Mar 20, 2017 | Motorcycles

1 Answer

Electric starter will not switch off, unsure why


Sounds like you had to disconnect the battery to stop the starter from spinning.
I've had that happen quite a few times and heres what i found and did to fix the problems.

1. I had an old american bike in the shop with a low battery. I didn't know the battery was
low when i hit the start button. The starter solenoid stayed engaged, and the starter kept
turning over the motor, I pulled the battery terminal off to stop the power to starter.

I check battery and it was low, i put full charge on trickle charge and then let it sit
a 1/2 hour before i tested it with the load tester.
It failed big time, dropped all the way to bottom of the scale under a load test

Installed a new battery and fixed the problem. The solenoid, start button, kill switch, key switch all works, it was just a low battery.

2. I had a customer call me because he ran out of gas, when he got gas he turned the bike over for a long time trying to fill the carburetors with gas,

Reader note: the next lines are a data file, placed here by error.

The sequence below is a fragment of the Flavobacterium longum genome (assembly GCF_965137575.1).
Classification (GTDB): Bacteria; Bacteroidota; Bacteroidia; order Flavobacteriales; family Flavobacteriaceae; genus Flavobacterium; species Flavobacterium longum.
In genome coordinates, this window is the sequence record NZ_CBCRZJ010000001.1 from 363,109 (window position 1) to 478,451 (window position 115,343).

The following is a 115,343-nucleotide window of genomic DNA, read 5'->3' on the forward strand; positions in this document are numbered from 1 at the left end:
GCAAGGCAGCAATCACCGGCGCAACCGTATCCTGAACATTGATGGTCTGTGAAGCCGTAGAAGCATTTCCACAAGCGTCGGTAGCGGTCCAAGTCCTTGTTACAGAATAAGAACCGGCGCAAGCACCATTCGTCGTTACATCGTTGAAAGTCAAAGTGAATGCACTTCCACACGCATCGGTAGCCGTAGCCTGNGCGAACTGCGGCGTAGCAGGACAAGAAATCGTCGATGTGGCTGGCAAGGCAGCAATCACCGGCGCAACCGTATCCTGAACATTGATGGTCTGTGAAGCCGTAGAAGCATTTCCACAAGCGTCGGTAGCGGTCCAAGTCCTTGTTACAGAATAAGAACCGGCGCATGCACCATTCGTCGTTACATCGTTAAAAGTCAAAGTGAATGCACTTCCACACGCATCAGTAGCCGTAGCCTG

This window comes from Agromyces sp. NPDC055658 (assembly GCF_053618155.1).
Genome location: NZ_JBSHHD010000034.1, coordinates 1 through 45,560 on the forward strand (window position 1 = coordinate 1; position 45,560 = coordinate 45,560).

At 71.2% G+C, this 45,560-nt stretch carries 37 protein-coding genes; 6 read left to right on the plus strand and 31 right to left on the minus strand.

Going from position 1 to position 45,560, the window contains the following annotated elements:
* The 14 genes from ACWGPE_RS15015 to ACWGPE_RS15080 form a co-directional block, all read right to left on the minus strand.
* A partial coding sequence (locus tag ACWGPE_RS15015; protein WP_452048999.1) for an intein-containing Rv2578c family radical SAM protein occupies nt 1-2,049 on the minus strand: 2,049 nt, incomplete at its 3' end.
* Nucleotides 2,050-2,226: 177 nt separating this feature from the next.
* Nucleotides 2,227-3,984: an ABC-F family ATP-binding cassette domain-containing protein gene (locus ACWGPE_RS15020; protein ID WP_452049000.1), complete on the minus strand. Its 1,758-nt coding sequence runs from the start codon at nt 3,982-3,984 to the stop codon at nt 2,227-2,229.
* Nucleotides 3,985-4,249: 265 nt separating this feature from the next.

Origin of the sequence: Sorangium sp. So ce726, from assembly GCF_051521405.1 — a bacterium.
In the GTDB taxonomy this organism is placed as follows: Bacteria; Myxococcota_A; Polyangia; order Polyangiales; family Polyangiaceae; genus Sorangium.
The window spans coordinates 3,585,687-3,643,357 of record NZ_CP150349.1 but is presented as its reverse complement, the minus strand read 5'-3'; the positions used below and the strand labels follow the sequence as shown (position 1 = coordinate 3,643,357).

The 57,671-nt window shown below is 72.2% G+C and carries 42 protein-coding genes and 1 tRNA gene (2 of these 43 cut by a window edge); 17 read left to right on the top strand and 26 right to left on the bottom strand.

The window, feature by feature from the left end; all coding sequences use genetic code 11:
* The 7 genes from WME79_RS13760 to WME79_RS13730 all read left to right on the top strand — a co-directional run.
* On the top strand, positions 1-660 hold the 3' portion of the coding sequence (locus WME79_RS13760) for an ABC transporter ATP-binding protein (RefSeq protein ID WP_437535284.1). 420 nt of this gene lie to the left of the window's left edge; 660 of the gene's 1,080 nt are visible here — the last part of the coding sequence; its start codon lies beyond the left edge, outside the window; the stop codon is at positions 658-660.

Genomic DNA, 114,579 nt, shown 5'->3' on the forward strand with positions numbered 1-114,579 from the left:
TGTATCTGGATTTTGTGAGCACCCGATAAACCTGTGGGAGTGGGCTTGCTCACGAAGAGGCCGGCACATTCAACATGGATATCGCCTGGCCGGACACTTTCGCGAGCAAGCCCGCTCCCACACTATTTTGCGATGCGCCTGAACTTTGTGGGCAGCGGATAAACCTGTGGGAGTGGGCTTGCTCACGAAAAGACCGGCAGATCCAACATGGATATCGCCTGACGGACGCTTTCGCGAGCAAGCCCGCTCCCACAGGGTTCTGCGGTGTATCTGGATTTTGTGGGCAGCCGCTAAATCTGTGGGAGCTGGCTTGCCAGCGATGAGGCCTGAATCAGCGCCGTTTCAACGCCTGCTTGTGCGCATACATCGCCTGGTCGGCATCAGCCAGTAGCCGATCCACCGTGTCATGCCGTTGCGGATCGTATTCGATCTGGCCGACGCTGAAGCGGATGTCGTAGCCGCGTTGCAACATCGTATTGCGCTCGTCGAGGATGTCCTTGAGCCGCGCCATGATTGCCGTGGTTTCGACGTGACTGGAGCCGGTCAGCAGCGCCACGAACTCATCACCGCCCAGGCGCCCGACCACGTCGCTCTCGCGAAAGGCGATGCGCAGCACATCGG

Never hold the start button down for long periods of time. He did and the wires got so hot that the positive wire from the battery to the solenoid melted and stayed engaged.

It was an easy fix, replace the melted solenoid, and only hold the start button in 5 second intervals, allowing it to cool in between starts.
Once the bowls were full again and the bike starts, then it only takes about a second for the bike to start so you normally dont hold the start button for that long.

Hope this helps
Big Al

Jul 25, 2011 | Aprilia Ulysses XB12 XT Motorcycles

1 Answer

My 97 fatboy battery started dying in 2010. Put bike away for season bought new battery put it in now when I hit start button starter relay clicks wont start an orange and white wire under the seat was...


Well, I don't really know how to tell you to troubleshoot your starter when you don't have a meter. When you press the starter button, there is a starter relay that is usually mounted on the rear fender extension on the Fat Boy that engages and provides voltage to the starter solenoid. This voltage goes to the solenoid via the single small wire that plugs onto the starter just above the d-sided plate on the end of the starter. This wire goes hot which energizes the coil in the solenoid. The magnetism pulls the plunger into the starter. The plunger has a large round copper "washer" that make contact to two copper terminals inside the solenoid that connects the battery to the starter motor.